Unlock your cellphone by holding it to your ear? Yes, says Bellingham company

THE BELLINGHAM HERALDApril 27, 2014 

Descartes PAD

Descartes Biometrics President and CEO Michale Boczek in his Bellingham office, April 24, 2014. Boczek will be attending the Consumer Electronics Show on the Hill in Washington D.C., next week.

PHILIP A. DWYER — THE BELLINGHAM HERALD Buy Photo

BELLINGHAM - For those who are having a tough time remember all those account passwords, a Bellingham company has come up with a solution that is as simple as bringing the smartphone up to your ear.

Michael and Katie Boczek operate Descartes Biometrics, a local high-tech firm that develops computer software to allow users to unlock their personal information with their own unique physical identity.

The ear, it turns out, is just as unique as a fingerprint, said Michael Boczek, so earlier this year the company released a program called Ergo that unlocks the smartphone with the mere motion of putting the phone up to the ear. He believes the concept eventually will be used in a variety of ways, including accessing bank accounts and other websites on the smartphone.

The Ergo app is currently available for Android phones and is expected soon for iPhones.

"I see a world that is free of PIN numbers and passwords," he said. "Your identity becomes your key."

It is products like this that may have attracted the attention of legislators in Washington, D.C. Boczek will be traveling there this week to an invitation-only Consumer Electronics Association event with members of Congress. Legislators will get a chance to talk to the technology companies about new products, and computer security is bound to be a popular topic, given how much personal information is available through smartphones.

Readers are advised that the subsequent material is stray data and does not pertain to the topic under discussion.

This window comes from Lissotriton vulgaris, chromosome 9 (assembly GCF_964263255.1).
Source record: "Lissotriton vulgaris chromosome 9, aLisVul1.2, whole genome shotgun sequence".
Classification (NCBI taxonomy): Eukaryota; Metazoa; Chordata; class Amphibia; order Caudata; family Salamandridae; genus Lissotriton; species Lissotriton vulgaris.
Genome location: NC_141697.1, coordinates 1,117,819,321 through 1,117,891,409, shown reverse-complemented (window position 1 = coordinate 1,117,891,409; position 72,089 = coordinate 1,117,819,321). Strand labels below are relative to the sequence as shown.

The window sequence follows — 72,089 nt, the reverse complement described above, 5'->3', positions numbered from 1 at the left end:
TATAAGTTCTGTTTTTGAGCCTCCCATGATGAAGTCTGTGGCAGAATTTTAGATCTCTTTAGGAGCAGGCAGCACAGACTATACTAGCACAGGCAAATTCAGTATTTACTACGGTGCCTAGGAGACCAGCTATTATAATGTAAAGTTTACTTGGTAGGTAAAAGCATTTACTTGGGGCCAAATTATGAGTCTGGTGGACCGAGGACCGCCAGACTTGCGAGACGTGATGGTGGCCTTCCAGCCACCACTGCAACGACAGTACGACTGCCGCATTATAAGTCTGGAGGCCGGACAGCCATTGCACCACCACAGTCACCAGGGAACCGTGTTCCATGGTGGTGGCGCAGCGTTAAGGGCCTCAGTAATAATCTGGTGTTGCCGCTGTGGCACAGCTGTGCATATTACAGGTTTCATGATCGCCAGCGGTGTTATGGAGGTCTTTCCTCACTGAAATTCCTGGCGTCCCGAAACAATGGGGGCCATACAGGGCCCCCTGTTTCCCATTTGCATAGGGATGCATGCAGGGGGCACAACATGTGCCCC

The company also is unveiling a product called Oath for computer tablets that involves putting fingers on the screen to unlock it.

Early on using biometrics for security was only for law enforcement and big companies because it was deemed too expensive. With computer hacking, particularly through smartphones, becoming more problematic, Boczek said biometrics - whether it's ears, fingerprints, eyes or even one's gait - are becoming a popular solution and less costly because of advances in the field.

He said Apple has helped bring biometrics to the mainstream consumer, by adding its fingerprint application to unlock the latest iPhone. Boczek believes the ear might be a better option, given the habit of putting the phone up to the ear.

As for the company itself, it currently employs eight people part time and full time. Descartes is beginning work to add companies as clients by convincing them that biometrics are a more secure way to go than passwords, or at least a good addition. Given the high costs companies are paying for consumer fraud, he believes they are looking for alternatives.

For details on Descartes, visit descartesbiometrics.com.

Reach Business Editor Dave Gallagher at 360-715-2269 or dave.gallagher@bellinghamherald.com. Read the Business Blog at bellinghamherald.com/business-blog or get updates on Twitter at @bhamheraldbiz.

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